But Walmart has now decided to leverage mobile and deliver an idea that is far more dangerous than grumpy cashiers: Walmart has struck a deal with a digital doorlock company to — I am not making this up — unlock your home frontdoor so they can get into your kitchen, when you’re not at home, and put away groceries for you. I swear that Walmart actually announced this. I doublechecked that it wasn’t an Onion video. (Although Onion has done some wonderful Walmart segments.)

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Can Amazon truly become a mobile payment power?

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Apple’s clever strategy for forcing partners to use Face ID

When Apple announced the iPhone X last week, the most sophisticated (and widely predicted) feature revealed was the facial recognition approach, called Face ID. But by choosing to go all or nothing with the iPhone X — it’s only Face ID, with no support for Touch ID — the big risk for Apple was that all the companies that support Touch ID in their apps wouldn’t quickly make the move to Face ID. So Apple made the decision for them.

As the recent healthcare debate in the U.S. demonstrated, it’s extremely hard to take back something people have grown to like. Apple’s choice of biometric authentication faced the same problem. If Amazon, Chase, Fidelity or any of the other major companies whose apps use Touch ID as a way to log in without a password had failed to make the move to Face ID, their customers would have been forced to go back to typing in long passwords. Apple, ever mindful of customer experience, chose to not permit that to happen. To make sure that companies use Face ID in their apps, Apple simply didn’t give them any practical choice.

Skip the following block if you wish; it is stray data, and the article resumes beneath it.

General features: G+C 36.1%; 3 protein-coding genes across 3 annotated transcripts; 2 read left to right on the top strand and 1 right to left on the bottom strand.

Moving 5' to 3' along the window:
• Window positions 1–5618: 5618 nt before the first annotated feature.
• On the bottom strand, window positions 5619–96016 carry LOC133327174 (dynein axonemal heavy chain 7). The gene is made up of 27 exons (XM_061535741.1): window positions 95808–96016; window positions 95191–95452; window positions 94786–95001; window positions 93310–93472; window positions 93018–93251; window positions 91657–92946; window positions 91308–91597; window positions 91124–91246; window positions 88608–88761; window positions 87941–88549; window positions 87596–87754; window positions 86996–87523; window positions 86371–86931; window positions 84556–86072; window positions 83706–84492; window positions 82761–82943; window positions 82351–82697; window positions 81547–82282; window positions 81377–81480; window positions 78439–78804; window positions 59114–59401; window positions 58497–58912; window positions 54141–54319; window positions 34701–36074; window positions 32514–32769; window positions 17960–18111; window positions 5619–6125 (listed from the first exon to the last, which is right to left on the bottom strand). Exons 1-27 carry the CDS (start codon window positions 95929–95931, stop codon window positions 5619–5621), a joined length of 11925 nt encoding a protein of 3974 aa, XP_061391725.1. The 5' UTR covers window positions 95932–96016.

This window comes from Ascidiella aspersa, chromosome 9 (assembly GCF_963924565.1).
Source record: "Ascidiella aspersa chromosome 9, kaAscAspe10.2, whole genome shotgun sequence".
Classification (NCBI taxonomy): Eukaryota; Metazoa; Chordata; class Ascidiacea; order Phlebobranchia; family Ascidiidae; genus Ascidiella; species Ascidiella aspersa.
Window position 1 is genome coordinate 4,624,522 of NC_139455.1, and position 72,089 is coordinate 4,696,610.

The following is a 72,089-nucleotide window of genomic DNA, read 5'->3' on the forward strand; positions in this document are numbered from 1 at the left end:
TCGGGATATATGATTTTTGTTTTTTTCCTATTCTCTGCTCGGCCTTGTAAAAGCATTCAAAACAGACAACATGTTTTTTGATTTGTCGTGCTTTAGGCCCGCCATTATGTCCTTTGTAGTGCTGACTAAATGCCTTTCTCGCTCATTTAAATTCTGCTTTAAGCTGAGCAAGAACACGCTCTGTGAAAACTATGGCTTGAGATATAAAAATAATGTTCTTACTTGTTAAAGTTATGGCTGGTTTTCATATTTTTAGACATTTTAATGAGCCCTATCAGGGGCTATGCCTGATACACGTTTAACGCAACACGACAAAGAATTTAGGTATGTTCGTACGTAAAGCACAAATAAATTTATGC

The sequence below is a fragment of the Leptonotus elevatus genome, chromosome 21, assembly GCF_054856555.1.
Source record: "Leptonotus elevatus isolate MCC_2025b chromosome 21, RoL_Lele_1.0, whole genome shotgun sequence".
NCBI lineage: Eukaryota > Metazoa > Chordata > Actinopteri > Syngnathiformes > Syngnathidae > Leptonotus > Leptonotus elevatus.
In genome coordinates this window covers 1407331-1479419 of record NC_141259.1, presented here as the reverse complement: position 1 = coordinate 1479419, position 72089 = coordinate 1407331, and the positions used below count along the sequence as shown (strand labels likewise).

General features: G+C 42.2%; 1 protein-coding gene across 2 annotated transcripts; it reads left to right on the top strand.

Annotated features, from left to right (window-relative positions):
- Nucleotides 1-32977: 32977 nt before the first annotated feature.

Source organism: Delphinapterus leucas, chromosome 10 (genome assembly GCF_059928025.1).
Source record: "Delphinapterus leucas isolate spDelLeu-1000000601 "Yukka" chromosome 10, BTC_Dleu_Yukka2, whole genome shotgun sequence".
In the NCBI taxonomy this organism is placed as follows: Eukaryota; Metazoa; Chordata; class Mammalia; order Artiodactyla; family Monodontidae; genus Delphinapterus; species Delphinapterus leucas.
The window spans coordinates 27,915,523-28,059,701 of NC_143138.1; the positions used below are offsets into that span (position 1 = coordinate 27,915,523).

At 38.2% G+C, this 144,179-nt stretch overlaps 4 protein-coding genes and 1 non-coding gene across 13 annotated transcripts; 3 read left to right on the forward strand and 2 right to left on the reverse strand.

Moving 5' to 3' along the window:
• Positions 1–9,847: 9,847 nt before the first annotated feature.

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Is mobile killing the LAN?

I was talking with an industry CEO the other day and he offered an intriguing thought. He said that the LAN is dead — along with its associated routers and hubs and other network hardware — and that mobile has killed it. But the LAN isn’t dead, I resisted, noting that there are LANs within just about every corporate campus in the country.

And yet his argument can’t be dismissed. All of the data and security assumptions that existed when LANs came into being have gone away, courtesy of cloud and mobile. Still, I insisted, that’s an argument for why LANs should be dead, not that they are.

Let’s explore this a bit more. The CEO I was chatting with is Steven Sprague, from a cybersecurity vendor called Rivetz.

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NIST: In mobile authentication, think hardware, not software

Retail is in an awkward in-between stage when it comes to online security. In shifting their purchasing to online options, shoppers are using both desktop computers and mobile devices. Had they moved straight to mobile, authentication options would be numerous, including selfies and other biometric authentication such as fingerprints.

But the National Institute of Standards and Technology’s National Cybersecurity Center of Excellence (NCCoE) is trying to bolster security and authentication on desktops and mobile devices. It was spurred to tackle its Multifactor Authentication for e-Commerce project because of the realization that increased security in the physical world (with such steps as cards with EMV chips) means that thieves are going to start to focus more on card-not-present transactions.